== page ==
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New Japanese Pop Idol Shocks Fans With News–She’s Not Real (video)

A star is born! (and she only takes up 150 gigs of memory)

Only 15 seconds in the limelight and she’d already created an overnight buzz. She was the newest member of the very popular all-girl Japanese idol group AKB 48. Upon seeing the new face appear on a candy commercial, the band’s faithful took to the message boards: Who is Aimi Eguchi?

This past Sunday, Ezaki Glico, the candy company which aired the commercial, confirmed what many of AKB 48’s fans had come to suspect: Aimi Eguchi wasn’t real. The new group member, it turns out, was a computer-generated composite of the real band members. Her pretty face was actually made up of the “best features” of six other members: her eyes, nose, mouth, hair/body, face outline and eyebrows were not flesh-and-blood, but cut-and-paste.

Not everyone was so quick to catch on, however, and Aimi had already formed a fan base of her own. “The video shocked fans of Eguchi,” reports ChannelNews Asia, “who were convinced that her features were more the result of good genes than the skillful use of computer graphics.” Watch this video and see if you can tell which ones are human, and which one is Aimi.

But why the suspicion in the first place? A quick search and fans found Aimi’s AKB 48 profile, discovered she was sixteen years old, that she competed in track and field, and that she was from Saitama, a prefecture on the island of Honshu. They would have also discovered that Aimi had debuted in a photoshoot for Shueisha’s Weekly Playboy magazine.

Conspiracy theorists who gave it more thought, however, would have found it a suspicious coincidence that the letters of the new member’s name could be derived from the name of the candy company, the theme song in the commercial, and the name of the candy being advertised (Although I must say it’s a pretty impressive connecting of the dots to me. Then again, I would never have thought to turn the volume down to “Wizard of Oz” and play “Dark Side of the Moon” instead.). They would have also found it suspicious that Aimi’s birthday, February 11, was coincidentally the date Ezaki Glico was founded, and that the company’s slogan “Hitotsubu 300 meter,” sounded all too much like Aimi’s favorite sport (I guess). Not to mention Aimi bore a striking resemblance to six other members.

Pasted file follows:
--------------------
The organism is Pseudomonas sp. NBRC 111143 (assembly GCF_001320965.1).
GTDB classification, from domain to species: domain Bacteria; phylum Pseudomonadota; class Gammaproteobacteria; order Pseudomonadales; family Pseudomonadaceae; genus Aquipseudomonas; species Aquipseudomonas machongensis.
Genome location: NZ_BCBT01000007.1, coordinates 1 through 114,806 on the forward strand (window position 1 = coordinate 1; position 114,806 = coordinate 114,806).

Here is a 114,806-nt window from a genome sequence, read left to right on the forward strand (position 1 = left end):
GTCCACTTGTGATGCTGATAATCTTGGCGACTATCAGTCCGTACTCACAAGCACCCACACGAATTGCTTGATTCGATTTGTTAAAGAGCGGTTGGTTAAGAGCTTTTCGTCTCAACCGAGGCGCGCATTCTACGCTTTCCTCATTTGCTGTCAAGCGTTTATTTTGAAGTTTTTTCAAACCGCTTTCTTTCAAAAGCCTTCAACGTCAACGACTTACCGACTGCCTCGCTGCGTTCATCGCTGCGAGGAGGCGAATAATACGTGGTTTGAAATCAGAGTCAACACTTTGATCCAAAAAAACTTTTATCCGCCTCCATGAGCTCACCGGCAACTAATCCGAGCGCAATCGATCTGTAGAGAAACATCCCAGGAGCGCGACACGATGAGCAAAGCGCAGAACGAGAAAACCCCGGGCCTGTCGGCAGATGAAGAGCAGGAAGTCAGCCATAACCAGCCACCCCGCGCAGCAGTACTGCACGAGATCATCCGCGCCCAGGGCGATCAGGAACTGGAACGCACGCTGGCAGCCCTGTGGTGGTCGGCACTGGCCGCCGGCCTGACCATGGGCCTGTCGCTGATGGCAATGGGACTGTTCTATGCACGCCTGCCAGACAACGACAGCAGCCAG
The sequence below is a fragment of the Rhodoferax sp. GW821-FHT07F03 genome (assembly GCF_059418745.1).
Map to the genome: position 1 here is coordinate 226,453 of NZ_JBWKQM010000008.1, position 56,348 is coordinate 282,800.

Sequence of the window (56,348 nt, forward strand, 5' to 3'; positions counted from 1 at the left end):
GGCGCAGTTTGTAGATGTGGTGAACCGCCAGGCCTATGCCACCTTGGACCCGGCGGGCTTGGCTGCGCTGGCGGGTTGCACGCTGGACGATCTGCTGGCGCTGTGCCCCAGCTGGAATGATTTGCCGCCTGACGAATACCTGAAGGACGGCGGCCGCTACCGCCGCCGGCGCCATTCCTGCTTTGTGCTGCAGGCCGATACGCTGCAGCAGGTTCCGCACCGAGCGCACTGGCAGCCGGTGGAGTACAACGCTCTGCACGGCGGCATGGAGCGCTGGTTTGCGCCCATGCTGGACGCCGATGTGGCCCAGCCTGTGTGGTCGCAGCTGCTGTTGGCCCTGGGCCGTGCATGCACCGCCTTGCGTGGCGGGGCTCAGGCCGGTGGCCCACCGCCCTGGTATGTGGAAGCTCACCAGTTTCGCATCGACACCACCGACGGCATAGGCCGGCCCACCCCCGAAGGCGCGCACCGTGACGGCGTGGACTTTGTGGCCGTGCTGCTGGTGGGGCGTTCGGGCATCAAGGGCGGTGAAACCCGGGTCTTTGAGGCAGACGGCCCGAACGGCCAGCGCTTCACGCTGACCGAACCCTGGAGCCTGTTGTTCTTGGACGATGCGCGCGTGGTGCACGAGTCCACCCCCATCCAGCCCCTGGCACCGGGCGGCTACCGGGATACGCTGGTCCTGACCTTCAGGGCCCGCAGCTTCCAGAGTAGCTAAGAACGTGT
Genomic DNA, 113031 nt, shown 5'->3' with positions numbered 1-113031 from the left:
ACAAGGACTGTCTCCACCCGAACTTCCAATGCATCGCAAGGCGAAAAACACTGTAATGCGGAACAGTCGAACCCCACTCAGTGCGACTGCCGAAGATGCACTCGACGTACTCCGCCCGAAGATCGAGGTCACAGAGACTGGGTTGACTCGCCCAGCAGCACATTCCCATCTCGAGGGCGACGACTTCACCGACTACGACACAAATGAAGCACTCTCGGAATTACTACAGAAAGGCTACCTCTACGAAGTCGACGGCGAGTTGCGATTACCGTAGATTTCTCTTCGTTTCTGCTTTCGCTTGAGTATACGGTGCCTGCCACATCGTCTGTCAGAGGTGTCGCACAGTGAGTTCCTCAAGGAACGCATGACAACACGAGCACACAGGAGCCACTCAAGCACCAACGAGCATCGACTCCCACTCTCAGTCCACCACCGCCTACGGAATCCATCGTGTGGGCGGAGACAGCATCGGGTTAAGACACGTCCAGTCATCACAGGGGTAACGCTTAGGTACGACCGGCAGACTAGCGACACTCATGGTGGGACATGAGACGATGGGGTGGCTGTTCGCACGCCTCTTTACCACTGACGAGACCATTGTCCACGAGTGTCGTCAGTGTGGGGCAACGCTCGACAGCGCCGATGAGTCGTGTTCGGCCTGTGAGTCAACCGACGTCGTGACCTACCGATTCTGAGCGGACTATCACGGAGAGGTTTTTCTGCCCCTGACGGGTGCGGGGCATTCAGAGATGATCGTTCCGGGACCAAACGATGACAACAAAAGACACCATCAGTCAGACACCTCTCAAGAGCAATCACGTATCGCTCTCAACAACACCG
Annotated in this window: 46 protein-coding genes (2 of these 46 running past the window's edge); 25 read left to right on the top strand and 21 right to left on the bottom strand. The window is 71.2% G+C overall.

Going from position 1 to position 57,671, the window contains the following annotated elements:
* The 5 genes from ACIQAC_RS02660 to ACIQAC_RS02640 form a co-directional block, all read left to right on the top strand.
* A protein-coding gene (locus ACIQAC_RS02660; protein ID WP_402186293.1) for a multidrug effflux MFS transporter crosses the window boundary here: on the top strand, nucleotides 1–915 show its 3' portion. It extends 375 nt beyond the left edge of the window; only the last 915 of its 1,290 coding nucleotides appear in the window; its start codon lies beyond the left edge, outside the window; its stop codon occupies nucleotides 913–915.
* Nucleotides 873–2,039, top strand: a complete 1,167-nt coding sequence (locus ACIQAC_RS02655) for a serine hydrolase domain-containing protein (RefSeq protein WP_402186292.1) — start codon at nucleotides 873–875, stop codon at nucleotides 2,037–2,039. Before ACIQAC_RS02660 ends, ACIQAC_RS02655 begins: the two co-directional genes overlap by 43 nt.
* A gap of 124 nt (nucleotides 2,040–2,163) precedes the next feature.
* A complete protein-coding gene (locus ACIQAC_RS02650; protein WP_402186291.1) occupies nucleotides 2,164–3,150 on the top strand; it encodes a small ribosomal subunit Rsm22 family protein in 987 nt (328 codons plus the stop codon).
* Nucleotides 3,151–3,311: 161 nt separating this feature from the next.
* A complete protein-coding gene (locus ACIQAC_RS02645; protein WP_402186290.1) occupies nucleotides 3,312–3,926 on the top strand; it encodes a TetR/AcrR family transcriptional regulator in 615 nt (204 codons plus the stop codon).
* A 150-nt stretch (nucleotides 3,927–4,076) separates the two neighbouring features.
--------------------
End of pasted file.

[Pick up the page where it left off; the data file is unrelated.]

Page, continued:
Time’s up. See which one is Aimi in the “making of” video below.

Sorry fans, you’ll just have to make do with AKB 48’s 61 members that are real. Yeah, that’s a big band.

A lot of work was invested in creating Aimi Eguchi. In addition to the commercial–which still has me completely fooled–they released a video in which Aimi makes a statement. I have no idea what she says because I don’t speak Japanese. Take a look at this third video and judge for yourself. I think maaaaaybe her lips look a little off, but it’s a damn good job.

The publicity stunt that Ezaki Glico and AKB 48 pulled off is pretty impressive. It’s also pretty fun. I wonder what would’ve happened if they didn’t make it so “obvious” that Aimi was CG. What if Aimi had continued on as the 62nd member? If the videos aren’t perfect, they’re pretty close. Are we on the verge of creating CG performers that appeal to fans just as much as their flesh-and-blood competition? Oh wait, we’re already doing that. Japan’s 3D hologram rock star Hatsune Miku already has a following that would make Brittany Spears take notice. And I’ll just bet that Hatsune Miku’s promoters aren’t nearly as concerned about her off-stage image. But how would the world react to a whole generation of performers–pop idols, actors, game show contestants–that aren’t human? What defines a public persona?

What defines a person?

I’m a big fan of Woody Allen. How would I feel if I found out that he was created by Japanese CG engineers rather than a controlling, neurotic mother? Would you idolize the characters on “True Blood” less if you found out they were computer-generated? And never mind for a second visual media. Would you buy a novel that you knew was entirely written by a computer? Do you need real human angst behind your plot or would emulated angst be good enough for you as long as you couldn’t tell the difference? At any rate, it would most certainly be better than Dan Brown (ooh, I just did that!).

Well, no matter your opinion now, it looks like we may be forced to answer these questions at some point in the future. The disappointed fans of Aimi Eguchi already have. I wonder if they might say to the AKB 48 managers, “Okay, so she’s not real. Give her to us anyway.”


video 1: commercial
video 2: making of
video 3: comment

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